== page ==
Boost your health with carotenoids


In a recent study published in the journal AntioxidantsResearchers are reviewing existing research on the benefits of carotenoids to understand the potential use of carotenoids as functional health nutrients and foods.

The study: an overview of the potential beneficial effects of carotenoids on consumer health and well-being.  Image credit: LilieGraphie/

Stady: An overview of the potential beneficial effects of carotenoids on consumer health and well-being. Image credit: LilieGraphie/


Plants contain bioactive compounds called phytochemicals or phytonutrients with potential health benefits and uses in medicine, food, and cosmetics. Due to their ability to reduce oxidative stress, the plants have also been used to treat various ailments.

Carotenoids are a group of phytonutrients with potential cardiovascular and anti-cancer benefits. These brightly colored compounds are found in photosynthetic organisms such as plants, cyanobacteria, and algae and bind to chlorophyll to absorb specific wavelengths of light. Moreover, carotenoids protect plant cells from photodamage and superoxide radicals and reduce the reactivity of oxygen species.

Carotenoids are found in brightly colored vegetables, fruits, egg yolks, butter, cheese, and seafood. Aside from selecting and cultivating staple foods known to be carotenoid sources, there is also growing interest in exploring underutilized wild vegetables and fruits to discover new sources of carotenoids.

Carotenoids and their sources

There are over 600 naturally occurring carotenoids, which are primarily synthesized by plants, fungi, and bacteria. They all contain a conjugated double bond system that allows them to absorb light in the wavelength 400-550 nanometers (nm). Based on structure, these compounds are classified as carotenoids, which contain only carbon and hydrogen atoms, as well as xanthophylls, which also contain other oxygenated functional groups.

Carotene, of which β-carotene is the most abundant, is found in mangoes, apricots, grapes, and carrots. Lycopene is a non-cyclic carotenoid that is generally found in red-fleshed vegetables and fruits, such as tomatoes and watermelon. Lutein is the most abundant xanthophyll, while smaller amounts of other xanthophylls, such as zeaxanthin, can also be found in green vegetables and grains.

Carrots, tomatoes, red peppers, green vegetables, mangoes, peaches, apricots, papayas, and citrus fruits are major sources of carotenoids. Beta-carotene is also found in green leafy vegetables such as spinach, kale, and lettuce.

Lycopene is mainly found in fruits and vegetables with red flesh, such as tomatoes, melons, pink guavas, and papayas, as well as green vegetables, such as asparagus and parsley. Green leafy vegetables, such as kale, spinach, watercress, watercress, parsley, Brussels sprouts, lettuce, and cauliflower, are an important source of lutein, while red and orange bell peppers are a good source of zeaxanthin.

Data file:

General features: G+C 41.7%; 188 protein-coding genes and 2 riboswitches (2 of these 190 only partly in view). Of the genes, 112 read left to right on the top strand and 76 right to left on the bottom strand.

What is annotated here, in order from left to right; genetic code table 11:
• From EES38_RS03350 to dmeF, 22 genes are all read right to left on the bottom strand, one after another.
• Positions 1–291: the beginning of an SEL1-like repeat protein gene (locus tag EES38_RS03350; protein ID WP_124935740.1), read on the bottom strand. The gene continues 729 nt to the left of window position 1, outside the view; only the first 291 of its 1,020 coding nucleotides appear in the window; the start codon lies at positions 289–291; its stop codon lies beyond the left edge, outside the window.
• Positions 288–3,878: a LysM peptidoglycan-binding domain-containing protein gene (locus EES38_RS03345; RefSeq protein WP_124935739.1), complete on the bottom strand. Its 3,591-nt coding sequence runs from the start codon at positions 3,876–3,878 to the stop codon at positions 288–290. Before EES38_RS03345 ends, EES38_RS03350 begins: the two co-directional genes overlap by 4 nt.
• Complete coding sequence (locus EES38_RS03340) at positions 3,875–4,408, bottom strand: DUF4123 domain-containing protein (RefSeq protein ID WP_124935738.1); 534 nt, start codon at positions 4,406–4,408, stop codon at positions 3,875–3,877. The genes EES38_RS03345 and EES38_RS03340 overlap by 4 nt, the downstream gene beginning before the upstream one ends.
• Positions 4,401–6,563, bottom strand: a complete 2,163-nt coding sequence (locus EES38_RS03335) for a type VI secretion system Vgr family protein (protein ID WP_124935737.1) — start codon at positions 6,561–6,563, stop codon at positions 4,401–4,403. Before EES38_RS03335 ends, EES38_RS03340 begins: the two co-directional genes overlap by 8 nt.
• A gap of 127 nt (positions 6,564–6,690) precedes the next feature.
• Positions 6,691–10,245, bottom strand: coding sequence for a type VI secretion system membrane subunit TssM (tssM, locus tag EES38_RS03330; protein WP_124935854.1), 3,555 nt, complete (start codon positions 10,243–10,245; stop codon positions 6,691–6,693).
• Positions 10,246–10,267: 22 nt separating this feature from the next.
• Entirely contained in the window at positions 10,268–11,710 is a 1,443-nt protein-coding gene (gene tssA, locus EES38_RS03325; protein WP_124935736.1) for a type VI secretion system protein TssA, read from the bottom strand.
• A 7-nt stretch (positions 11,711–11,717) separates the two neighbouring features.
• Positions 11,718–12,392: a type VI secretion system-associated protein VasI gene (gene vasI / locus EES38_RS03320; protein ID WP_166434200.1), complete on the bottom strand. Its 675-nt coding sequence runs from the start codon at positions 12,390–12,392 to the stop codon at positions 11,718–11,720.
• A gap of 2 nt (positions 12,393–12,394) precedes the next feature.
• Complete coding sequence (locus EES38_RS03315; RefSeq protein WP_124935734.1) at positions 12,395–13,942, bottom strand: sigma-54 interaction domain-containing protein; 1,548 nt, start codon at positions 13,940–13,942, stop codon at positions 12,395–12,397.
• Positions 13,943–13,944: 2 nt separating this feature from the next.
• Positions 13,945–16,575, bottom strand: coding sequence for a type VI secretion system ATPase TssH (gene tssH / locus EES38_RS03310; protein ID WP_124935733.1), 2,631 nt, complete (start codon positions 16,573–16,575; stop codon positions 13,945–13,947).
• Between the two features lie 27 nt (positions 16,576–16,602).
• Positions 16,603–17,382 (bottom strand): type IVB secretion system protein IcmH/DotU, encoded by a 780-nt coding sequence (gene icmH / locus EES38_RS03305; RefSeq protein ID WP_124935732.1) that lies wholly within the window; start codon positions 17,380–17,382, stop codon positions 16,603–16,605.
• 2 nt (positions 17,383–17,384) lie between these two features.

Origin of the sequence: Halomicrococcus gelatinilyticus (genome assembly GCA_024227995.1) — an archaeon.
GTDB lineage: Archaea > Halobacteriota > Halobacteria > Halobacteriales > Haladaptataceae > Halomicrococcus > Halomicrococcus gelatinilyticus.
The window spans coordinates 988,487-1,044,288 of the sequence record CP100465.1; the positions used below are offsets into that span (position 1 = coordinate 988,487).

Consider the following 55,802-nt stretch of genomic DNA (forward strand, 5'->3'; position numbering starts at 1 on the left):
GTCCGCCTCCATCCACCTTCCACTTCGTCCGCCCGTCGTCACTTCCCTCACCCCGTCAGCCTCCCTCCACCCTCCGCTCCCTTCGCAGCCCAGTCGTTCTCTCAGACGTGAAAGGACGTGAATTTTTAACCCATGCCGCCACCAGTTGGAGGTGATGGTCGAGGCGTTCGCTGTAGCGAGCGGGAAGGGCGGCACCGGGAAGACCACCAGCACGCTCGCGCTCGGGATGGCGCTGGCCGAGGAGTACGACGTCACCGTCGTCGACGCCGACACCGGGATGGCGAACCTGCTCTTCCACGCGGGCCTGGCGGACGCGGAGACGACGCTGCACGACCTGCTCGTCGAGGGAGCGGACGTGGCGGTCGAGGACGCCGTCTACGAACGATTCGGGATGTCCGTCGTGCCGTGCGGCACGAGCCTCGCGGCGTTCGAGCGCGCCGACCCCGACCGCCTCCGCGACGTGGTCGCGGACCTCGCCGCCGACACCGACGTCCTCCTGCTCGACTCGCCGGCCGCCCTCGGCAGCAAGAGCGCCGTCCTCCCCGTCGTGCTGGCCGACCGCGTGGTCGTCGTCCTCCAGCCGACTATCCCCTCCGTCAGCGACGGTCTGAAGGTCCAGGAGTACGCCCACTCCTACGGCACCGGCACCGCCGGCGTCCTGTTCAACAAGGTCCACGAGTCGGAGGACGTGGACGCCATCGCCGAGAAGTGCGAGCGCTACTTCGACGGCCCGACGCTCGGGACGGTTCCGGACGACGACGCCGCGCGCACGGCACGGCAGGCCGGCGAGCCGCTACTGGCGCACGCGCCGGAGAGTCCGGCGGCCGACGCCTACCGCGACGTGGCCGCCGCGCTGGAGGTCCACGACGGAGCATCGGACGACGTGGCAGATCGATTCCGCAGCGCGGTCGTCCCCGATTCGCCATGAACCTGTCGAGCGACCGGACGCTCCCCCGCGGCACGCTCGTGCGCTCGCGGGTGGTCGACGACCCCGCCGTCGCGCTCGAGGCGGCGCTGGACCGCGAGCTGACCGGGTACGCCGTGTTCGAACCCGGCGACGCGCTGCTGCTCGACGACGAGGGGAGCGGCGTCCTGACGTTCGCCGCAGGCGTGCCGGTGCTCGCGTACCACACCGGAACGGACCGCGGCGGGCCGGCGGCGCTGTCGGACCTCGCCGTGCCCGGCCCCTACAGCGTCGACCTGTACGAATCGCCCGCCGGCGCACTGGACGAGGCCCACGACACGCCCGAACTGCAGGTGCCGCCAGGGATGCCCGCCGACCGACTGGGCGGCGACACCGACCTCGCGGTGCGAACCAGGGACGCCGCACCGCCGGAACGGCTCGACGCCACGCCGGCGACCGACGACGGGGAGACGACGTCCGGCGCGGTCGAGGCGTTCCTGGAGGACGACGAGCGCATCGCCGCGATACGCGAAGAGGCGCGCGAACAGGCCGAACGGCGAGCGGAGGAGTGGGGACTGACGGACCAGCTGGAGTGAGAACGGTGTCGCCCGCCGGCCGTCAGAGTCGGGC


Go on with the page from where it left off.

Besides vegetables and fruits, carotenoids are also found in grains, especially corn, dairy products, fish, and mammals that accumulate yellow fat, such as cattle and fowl. Because carotenoids are fat-soluble, the bioavailability of carotenoids also depends on the fat content of the diet. In addition, the presence of other phytochemicals such as fatty acids, phytosterols, tocopherols, and polyphenols also affects the absorption of carotenoids.

role in human health

Lycopene has the highest free radical activity among the 600 natural carotenoids and has been shown to protect deoxyribonucleic acid (DNA) from oxidative stress and prevent mutations that can cause chronic disease. Various studies on animal models as well ex vivo And in the laboratory Studies using cultured cells have reported that carotenoids have anti-inflammatory properties and show beneficial effects in lipid and glycemic impairment, as well as in apoptosis and proliferation of cancer cells.

Lycopene has been used as a dietary supplement in the treatment of various cardiovascular diseases and appears to reduce cholesterol oxidation, enhance antioxidant properties, and reduce oxidative stress. Lycopene has also shown protective properties during arterial transplants by modulating the production of proteins involved in atherosclerosis.

Carotenoids, such as beta-carotene, have been associated with a reduced risk of type 2 diabetes, while lycopene has been observed to reduce fasting blood glucose levels. Although data regarding the anticancer properties of carotenoids are insufficient, carotene consumption is associated with a lower risk of estrogen receptor-negative breast cancer and prostate cancer.

Previous studies have also reported that the anti-inflammatory properties of lycopene have been associated with a reduced risk of various cancers such as lung, breast, prostate, ovarian, and stomach.

The protective properties of carotenoids against ultraviolet radiation have also been investigated for the treatment of various eye and skin conditions, and carotenoids have been used in a wide range of cosmetic products.


This comprehensive review discussed the antioxidant and anti-inflammatory properties of carotenoids, the numerous dietary sources of carotenoids, and the use of various carotenoids, particularly lycopene, as nutritional supplements in the treatment of various diseases. The results highlight the scope of use of carotenoids as nutrients and functional food in the treatment of various diseases and cosmetic therapies.

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Journal reference:

  • Crupi P, Faienza MF, Naeem MY, et al. (2023). An overview of the potential beneficial effects of carotenoids on consumer health and well-being. Antioxidants 12(5). doi: 10.3390/antiox 12051069

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